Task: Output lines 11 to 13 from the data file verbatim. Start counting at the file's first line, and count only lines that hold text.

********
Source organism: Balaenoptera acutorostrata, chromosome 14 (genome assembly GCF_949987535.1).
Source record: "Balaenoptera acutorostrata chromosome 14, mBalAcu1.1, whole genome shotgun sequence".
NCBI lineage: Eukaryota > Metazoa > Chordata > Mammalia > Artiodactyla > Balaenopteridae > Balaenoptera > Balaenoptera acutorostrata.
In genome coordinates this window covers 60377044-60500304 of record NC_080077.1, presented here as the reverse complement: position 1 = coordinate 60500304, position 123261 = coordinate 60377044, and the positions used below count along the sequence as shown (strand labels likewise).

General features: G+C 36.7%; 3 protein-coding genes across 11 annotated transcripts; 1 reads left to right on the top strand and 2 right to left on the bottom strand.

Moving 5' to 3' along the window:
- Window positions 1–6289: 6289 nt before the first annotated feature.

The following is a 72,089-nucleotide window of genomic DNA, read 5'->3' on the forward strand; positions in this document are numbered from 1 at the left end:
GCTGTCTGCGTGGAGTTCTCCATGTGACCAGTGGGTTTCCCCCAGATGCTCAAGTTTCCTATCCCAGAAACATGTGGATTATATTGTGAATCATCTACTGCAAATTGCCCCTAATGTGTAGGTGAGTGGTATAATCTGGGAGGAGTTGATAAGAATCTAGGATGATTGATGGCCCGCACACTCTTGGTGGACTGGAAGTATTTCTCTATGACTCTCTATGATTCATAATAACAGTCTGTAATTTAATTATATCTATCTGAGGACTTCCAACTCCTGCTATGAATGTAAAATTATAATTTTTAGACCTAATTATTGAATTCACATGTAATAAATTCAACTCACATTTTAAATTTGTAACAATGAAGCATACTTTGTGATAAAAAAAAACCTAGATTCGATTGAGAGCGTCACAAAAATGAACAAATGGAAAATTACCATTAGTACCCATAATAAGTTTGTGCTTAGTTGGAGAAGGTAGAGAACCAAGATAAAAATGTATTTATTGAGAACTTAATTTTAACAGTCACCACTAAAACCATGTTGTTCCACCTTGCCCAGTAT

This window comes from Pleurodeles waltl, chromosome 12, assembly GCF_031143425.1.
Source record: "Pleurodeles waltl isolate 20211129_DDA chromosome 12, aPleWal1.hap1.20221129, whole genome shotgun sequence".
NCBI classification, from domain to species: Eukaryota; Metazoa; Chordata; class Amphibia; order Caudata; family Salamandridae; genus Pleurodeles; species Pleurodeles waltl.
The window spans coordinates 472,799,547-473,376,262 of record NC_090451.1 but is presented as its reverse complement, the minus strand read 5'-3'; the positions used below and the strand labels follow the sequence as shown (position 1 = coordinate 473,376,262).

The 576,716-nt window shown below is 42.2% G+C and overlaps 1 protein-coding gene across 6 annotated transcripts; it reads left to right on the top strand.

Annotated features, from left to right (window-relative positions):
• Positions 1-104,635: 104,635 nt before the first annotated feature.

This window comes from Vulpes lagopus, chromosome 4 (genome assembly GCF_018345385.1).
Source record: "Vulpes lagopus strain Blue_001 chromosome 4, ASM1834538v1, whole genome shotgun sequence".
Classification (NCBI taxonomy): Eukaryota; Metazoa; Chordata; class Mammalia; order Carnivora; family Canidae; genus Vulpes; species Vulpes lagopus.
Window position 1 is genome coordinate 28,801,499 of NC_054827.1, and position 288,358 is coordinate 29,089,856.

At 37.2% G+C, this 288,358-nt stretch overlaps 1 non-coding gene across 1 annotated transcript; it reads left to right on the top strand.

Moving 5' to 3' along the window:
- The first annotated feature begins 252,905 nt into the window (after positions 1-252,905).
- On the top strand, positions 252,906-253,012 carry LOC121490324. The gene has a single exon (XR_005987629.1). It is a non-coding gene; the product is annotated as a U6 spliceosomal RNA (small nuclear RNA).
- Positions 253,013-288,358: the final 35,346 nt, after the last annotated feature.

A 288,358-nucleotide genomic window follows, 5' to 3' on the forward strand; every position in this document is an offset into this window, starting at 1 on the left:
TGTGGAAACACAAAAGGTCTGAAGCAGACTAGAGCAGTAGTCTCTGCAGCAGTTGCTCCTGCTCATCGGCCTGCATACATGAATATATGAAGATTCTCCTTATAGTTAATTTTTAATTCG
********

Source record: "Pleurodeles waltl isolate 20211129_DDA chromosome 12, aPleWal1.hap1.20221129, whole genome shotgun sequence".
NCBI classification, from domain to species: Eukaryota; Metazoa; Chordata; class Amphibia; order Caudata; family Salamandridae; genus Pleurodeles; species Pleurodeles waltl.
The window spans coordinates 472,799,547-473,376,262 of record NC_090451.1 but is presented as its reverse complement, the minus strand read 5'-3'; the positions used below and the strand labels follow the sequence as shown (position 1 = coordinate 473,376,262).